It is 2014. Blue, flowing water glides into my memory. The Bagmati River is healthy and calm behind my brother and me. It was perhaps 1977, when my brother was about four or five and I was five or six years old. We stand arm in arm in our thick crepe polyester outfits (me in a red and white top with matching red pants; my brother in a blue and white top with matching blue pants), smiling at the camera, our mother. In this picture, we’re standing next to each other on a roadside. Slightly hidden behind my brother is a white milepost that rises from the earthy bluff by the river somewhere between our home in Kirtipur, and where a tributary of the Bagmati River—the Balkhu River—flowed circuitously in Sanepa. Behind the river is a lushly verdant, pastoral landscape that is now overrun with concrete buildings. We look so innocent, so young, so nestled in the scenery around us. We belonged and we look it – it’s in our smiles and in the way we stood: my brother leans against me, bamboo stick in his hand as my left arm drapes around him, securely holding him close to me, so close that there is barely any space between our bodies. He stands, smiling but looking away from our mother. Where he is looking is off to my right, to some place that exists past the picture’s edge. And while we are standing, posed, his glance to that other direction makes him look as if he is about to run off and play with his bamboo stick, with whatever is competing for his attention. And yet, even with a good number of distractions that surround us and that we want to adventurously leap towards, in the picture, we look shy. We are posing, after all, and it is possible our mother even instructed us to look sincere and not goofy or solemn as we are in many of our pictures. Whatever it was, it worked. We look cherubic.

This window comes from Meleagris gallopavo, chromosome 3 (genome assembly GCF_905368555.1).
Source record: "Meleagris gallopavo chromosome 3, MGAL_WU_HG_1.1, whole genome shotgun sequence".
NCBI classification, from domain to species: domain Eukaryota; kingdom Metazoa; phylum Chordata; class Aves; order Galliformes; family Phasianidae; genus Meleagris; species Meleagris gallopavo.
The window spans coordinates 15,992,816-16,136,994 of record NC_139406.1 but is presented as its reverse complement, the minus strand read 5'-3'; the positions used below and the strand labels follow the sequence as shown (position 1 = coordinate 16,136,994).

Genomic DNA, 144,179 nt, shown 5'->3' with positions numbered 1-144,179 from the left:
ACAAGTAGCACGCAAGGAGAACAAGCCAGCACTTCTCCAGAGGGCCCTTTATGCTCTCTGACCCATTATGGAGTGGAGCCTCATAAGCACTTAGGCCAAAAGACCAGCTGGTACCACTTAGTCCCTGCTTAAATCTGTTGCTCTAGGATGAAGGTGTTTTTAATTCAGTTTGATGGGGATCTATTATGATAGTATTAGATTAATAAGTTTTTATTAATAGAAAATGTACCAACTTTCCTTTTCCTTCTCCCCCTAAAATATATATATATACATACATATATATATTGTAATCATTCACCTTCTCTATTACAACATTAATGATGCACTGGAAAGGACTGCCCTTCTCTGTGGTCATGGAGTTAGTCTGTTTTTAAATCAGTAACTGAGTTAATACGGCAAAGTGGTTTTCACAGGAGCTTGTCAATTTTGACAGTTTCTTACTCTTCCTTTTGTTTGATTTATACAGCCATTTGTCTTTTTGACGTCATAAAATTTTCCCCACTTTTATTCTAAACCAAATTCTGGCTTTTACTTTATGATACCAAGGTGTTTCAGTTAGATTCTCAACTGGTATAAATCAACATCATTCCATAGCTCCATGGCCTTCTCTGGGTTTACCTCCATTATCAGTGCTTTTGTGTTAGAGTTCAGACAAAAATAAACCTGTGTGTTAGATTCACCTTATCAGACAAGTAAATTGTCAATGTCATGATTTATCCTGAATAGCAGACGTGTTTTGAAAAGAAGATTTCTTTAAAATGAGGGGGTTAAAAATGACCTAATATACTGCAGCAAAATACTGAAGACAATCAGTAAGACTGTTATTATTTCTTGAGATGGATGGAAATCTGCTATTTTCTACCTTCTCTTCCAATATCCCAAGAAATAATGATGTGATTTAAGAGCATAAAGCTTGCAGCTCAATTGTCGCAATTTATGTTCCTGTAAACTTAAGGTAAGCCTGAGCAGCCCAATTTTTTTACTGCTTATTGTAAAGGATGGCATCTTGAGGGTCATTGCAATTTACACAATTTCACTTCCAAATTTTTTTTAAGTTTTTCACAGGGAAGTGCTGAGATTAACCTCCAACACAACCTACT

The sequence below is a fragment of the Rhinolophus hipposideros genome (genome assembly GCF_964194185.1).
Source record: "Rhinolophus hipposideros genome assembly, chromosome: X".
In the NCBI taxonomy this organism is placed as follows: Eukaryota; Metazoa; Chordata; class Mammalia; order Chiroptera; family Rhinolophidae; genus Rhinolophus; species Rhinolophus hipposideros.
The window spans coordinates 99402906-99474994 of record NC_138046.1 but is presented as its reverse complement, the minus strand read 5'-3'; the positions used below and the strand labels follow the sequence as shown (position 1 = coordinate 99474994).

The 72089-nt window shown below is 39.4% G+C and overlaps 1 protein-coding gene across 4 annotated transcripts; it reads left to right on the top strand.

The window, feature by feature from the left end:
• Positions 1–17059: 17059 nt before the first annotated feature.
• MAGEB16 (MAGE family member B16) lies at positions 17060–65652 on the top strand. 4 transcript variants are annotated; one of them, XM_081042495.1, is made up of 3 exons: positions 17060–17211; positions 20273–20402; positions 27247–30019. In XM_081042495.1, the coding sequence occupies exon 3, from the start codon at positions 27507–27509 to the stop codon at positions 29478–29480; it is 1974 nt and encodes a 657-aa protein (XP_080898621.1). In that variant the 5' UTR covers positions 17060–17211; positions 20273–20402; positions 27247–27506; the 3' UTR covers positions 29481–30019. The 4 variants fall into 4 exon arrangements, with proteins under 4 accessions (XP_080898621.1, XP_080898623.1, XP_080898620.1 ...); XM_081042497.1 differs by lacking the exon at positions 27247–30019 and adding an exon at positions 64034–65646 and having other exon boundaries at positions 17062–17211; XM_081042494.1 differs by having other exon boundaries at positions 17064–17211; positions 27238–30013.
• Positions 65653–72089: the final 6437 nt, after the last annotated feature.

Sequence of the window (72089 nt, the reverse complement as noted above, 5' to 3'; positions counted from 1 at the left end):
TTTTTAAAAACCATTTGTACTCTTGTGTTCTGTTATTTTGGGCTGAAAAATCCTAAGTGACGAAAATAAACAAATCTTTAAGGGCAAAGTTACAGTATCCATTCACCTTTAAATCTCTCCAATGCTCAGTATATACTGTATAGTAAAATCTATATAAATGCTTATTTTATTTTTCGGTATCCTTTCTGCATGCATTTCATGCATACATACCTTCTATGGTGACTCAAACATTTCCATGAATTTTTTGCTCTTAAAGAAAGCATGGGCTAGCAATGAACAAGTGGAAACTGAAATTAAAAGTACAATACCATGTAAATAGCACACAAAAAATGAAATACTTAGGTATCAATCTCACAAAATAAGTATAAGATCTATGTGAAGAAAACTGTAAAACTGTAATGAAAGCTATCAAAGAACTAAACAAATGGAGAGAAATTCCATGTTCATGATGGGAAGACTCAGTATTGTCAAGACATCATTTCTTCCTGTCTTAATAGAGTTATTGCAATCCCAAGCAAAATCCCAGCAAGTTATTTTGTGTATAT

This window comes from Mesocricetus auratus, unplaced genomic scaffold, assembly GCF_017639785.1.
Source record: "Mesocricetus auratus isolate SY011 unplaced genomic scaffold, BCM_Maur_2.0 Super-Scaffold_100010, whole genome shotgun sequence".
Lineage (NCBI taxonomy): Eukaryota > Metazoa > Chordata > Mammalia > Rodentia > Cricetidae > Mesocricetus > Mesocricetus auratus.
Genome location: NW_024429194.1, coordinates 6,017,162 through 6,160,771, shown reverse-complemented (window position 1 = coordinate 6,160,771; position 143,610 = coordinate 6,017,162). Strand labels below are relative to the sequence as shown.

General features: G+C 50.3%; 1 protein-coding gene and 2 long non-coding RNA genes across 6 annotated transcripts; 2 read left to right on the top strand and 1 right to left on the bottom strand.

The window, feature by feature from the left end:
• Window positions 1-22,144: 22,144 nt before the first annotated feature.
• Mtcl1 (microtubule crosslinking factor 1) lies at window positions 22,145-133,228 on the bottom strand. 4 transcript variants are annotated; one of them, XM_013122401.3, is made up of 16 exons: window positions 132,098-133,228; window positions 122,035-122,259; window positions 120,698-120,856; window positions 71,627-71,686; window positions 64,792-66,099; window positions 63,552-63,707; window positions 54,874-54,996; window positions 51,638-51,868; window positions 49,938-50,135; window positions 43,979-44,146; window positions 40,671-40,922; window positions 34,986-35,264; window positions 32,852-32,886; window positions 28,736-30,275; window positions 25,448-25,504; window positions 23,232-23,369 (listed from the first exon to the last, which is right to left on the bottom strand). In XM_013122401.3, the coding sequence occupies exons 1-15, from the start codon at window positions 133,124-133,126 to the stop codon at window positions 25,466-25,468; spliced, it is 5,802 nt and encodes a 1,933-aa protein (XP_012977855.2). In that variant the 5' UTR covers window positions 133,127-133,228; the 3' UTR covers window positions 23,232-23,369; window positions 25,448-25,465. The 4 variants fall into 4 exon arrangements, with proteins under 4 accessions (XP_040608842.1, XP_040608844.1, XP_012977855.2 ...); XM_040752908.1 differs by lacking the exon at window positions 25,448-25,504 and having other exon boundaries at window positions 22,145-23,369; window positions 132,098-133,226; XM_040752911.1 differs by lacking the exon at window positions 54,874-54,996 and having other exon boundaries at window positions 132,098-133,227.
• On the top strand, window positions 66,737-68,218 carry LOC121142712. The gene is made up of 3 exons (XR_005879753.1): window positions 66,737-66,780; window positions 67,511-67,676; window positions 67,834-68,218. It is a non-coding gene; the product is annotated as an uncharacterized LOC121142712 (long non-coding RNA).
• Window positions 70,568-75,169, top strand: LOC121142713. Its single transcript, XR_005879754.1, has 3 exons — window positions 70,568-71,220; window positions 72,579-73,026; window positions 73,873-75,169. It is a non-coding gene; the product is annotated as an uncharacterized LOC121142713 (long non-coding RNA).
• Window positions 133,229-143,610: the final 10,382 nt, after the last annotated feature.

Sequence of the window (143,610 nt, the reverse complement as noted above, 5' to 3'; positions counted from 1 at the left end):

Some thirty years later, I hold that photo in my hands and am jarred by its stark reminder: there was a time when I was once taller than my brother; there was a time when the full Bagmati occasionally rose even higher. I am no longer taller than my brother. The Bagmati does not flow. Instead of a swollen river, now there’s a long and winding sand lot where trash gathers, animals and people defecate, and encroaching concrete houses claim a part of the earth that at one time only ever saw fish. Like the two innocents who posed in front of the Bagmati, the river has aged, its young waters also a memory. When I last visited this section of Kathmandu, I couldn’t locate the scene in that picture. It no longer exists.
It is 1980. My brother and I leave with my father for the United States. My mother is already there, studying for her PhD in Anthropology. My brother and I don’t want to leave; we have friends and relatives in Kathmandu and throughout Nepal and now we won’t be seeing them so often. But, my parents need us elsewhere, need us with them.
We stay in my mother’s one-room apartment for a month. She lives in a graduate student dormitory. We have to share the kitchen and bathroom with her fellow students. My brother and I take the month to acculturate to the United States, while my father looks for work. He seeks out the help of a headhunter and my mother goes to class. My brother and I spend the days learning English from soap operas. We drink a glass of cold milk. Then we drink glass after glass after glass of cold milk. We’ve never tasted it before. I take long hot showers. I learn that I don’t like taking baths: the water just slowly cools, and my body finds no comfort in that. Hot water that flows freely from the showerhead is a luxury. In Kathmandu, we had to first boil the water and then bring the hot pot of it to the tub so we could bathe.